Yes, I Do Still Read: The Weird Sisters

I know, it has been forever since I got a book review up here for you.  You’ll be shocked to hear that I keep getting distracted.  I’m in the middle of at least five books.  (There’s a list at the bottom of the post, just in case you’re curious.)  The Andreas family is much the same, so to say I relate…that would be an understatement.
I really enjoyed Eleanor Brown’s novel The Weird Sisters.  The Andreas family is filled with people as addicted to books as I am.  James Andreas is a professor of Shakespeare at a small, well respected college in the small town of Barnwell, and he speaks almost entirely in Shakespeare quotes.  At least half the time, no one really knows what he’s talking about.  However, his passion for The Bard has given everyone in his family an intimate knowledge of Shakespeare’s work.  He and his wife named their daughters after Shakespeare’s heroines, Rosalind (Rose) from As You Like It, Bianca (Bean) from The Taming of the Shrew, and Cordelia (Cordy) from King Lear.  

The family is all living in their childhood home after their mother is diagnosed with cancer.  Rose never really left Barnwell, choosing to take an academic track and stay to look after their parents.  She is a mathematics professor, the perfectionist, the caretaker, the responsible one.  Very much a typical first born child in the family.  As her namesake is an only child, Rose shares a few characteristics with the As You Like It character.  She mentions, several times, that she feels like the only child again with her sisters gone from the family home.  As the one who stayed, she’s made her life in Barnwell, and hasn’t looked at the potential outside the life she’s created around the care of her family.  She’s built a career, found love in a fellow professor, and is needed.  She’s the responsible one.  When her fiance is offered a visiting professorship in England, Rose faces some hard decisions.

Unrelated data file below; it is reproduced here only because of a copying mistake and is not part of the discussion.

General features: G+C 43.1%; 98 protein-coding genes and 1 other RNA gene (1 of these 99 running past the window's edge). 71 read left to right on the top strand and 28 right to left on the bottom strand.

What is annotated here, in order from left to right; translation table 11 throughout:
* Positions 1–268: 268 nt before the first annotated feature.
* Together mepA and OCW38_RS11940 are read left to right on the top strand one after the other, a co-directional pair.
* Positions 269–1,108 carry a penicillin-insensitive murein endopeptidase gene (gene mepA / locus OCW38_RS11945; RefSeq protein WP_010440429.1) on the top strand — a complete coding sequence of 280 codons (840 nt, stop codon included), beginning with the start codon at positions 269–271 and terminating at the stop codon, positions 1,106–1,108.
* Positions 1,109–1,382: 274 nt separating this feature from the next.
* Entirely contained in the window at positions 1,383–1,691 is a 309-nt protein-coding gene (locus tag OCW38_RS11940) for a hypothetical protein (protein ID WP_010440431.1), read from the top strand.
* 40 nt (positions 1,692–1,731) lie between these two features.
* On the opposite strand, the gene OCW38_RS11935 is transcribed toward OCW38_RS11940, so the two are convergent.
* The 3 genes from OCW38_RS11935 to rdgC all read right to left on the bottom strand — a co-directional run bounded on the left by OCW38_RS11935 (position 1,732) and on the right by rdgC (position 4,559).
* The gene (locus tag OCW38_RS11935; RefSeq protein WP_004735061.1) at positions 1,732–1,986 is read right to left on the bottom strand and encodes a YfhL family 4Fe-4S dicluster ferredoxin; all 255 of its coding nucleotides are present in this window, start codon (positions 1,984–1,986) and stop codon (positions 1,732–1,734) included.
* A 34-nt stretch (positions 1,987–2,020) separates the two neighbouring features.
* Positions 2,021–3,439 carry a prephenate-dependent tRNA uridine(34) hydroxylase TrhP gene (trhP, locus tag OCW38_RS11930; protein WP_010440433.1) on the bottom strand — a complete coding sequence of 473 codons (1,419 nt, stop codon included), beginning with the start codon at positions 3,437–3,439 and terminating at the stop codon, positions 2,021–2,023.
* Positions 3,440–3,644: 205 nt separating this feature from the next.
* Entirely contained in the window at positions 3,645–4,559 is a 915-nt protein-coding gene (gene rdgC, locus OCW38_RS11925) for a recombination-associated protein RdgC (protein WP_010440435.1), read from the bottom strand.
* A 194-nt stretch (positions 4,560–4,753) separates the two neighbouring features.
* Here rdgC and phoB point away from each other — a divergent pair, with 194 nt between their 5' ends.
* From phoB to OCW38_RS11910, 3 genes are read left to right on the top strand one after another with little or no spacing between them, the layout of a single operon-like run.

Bean, the middle child, returns after the diagnosis, but her mother’s illness covers the fact that she has no where else to go.  Bean gets to share more than just being the second daughter with Bianca in Taming of the Shrew.  Considered to the be the “pretty one” in the family, Bean, like Bianca, is an expert in maintaining a facade.  She’s escaped Barnwell to leave the shadows of her sisters.  Her feelings of inadequacy send her to New York.  There she isn’t Bean, she’s Bianca, and she builds a life that is exciting, fulfilling, and successful on the surface.  As always that facade comes with a price, and her forced departure from New York causes her to take a closer look at who she really is.

Cordy, well she’s the vagabond, and after spending the last several years wandering the country, change is as much forced upon her as chosen.  Just as Cordelia is the beloved daughter in King Lear, so is Cordy the doted upon baby of the family.  She’s never had to be particularly responsible, she works in restaraunts and at odd jobs to earn enough money to move on to the next town, the next music festival, the next…whatever she decides.  Cordy catches rides with acquaintances masquerading as friends, and sleeps in abandoned houses with groups of like-minded people.  When she gets in a bind, she calls home.  The cause of her forced return creates a rift between Cordy and her father, just as Cordelia’s refusal to profess her love to King Lear causes a rift.  Cordy comes home to grow some roots and responsibility.